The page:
Directed by Pierre Morel
An ex-CIA agent springs into action when his daughter is kidnapped.
There’s nothing lofty about Taken’s intentions, said Mick LaSalle in the San Francisco Chronicle. The film, starring Liam Neeson, wants to be nothing more than a “simple, straight-ahead action thriller,” and in that respect it succeeds. Neeson, an overprotective father and retired CIA agent, reluctantly allows his 17-year-old daughter to travel to Paris. His worst fears prove warranted when a ruthless gang abducts her. Neeson then transforms into a “vengeful superdad” who will get his daughter back, “come hell or high melodrama,” said Michael Sragow in the Baltimore Sun. In Taken, “father knows best in the worst way.” French director Pierre Morel piles on the dramatic twists, said Stephanie Zacharek in Salon.com. “Unafraid of sentimentality,” he nevertheless keeps everything moving swiftly and doesn’t let heavy emotions weigh down the film. Taken’s producer, Luc Besson, a central figure in the French movement known as cinéma du look, reveals his influence in the film’s “crisp and fast” pace. Together he and Morel have produced a “pointless” film—but a pretty entertaining one.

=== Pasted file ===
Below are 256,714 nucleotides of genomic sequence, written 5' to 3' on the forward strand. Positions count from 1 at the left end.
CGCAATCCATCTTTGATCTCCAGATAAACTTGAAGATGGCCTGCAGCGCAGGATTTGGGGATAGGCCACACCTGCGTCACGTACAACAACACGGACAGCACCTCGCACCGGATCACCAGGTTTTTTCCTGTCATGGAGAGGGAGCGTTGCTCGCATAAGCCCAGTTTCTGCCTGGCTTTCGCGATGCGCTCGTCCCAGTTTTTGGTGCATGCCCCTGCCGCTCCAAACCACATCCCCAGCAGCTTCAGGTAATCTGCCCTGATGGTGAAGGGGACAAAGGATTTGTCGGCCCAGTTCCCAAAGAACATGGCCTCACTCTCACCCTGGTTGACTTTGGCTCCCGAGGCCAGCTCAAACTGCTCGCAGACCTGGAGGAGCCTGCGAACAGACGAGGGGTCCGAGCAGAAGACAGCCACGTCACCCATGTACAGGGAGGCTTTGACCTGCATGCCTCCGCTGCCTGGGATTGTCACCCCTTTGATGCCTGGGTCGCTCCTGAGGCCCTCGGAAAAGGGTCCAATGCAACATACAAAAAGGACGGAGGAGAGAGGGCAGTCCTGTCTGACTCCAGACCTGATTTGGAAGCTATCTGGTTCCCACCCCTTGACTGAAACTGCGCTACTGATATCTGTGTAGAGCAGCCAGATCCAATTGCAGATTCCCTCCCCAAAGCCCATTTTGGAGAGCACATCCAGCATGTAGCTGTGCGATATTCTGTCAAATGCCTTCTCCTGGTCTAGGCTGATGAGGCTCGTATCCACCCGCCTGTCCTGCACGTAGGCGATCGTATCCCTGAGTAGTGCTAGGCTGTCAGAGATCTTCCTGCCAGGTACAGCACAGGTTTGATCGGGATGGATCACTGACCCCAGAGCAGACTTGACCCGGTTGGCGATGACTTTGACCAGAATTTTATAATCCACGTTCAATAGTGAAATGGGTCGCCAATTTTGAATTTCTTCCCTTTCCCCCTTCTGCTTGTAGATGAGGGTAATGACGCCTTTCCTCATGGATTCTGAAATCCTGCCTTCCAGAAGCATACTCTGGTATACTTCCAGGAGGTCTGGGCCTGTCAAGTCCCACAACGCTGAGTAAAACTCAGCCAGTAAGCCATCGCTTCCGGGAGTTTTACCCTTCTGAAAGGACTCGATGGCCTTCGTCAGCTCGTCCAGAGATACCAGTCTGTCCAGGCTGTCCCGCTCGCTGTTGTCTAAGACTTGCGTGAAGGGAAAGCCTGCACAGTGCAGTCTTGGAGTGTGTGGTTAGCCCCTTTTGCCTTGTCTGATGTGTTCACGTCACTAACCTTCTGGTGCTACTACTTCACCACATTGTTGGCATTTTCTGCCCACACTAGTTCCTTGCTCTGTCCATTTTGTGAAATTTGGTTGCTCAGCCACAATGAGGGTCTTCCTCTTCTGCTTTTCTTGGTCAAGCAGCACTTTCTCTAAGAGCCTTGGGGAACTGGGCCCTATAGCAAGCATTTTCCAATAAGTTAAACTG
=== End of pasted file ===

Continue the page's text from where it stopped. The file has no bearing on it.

THE WEEK'S AUDIOPHILE PODCASTS: LISTEN SMARTER
- How to be the most productive person in your office — and still get home by 5:30 p.m.
- 43 TV shows to watch in 2014
- How our botched understanding of 'science' ruins everything
- The science of sex: 4 harsh truths about dating and mating
- 6 things the happiest families all have in common
- California's epic drought
- Why so many Christians won't back down on gay marriage
- How to be the star of a cocktail party where you don't know anyone
- How to develop and defend smart opinions
- 10 things you need to know today: September 20, 2014
Subscribe to the Week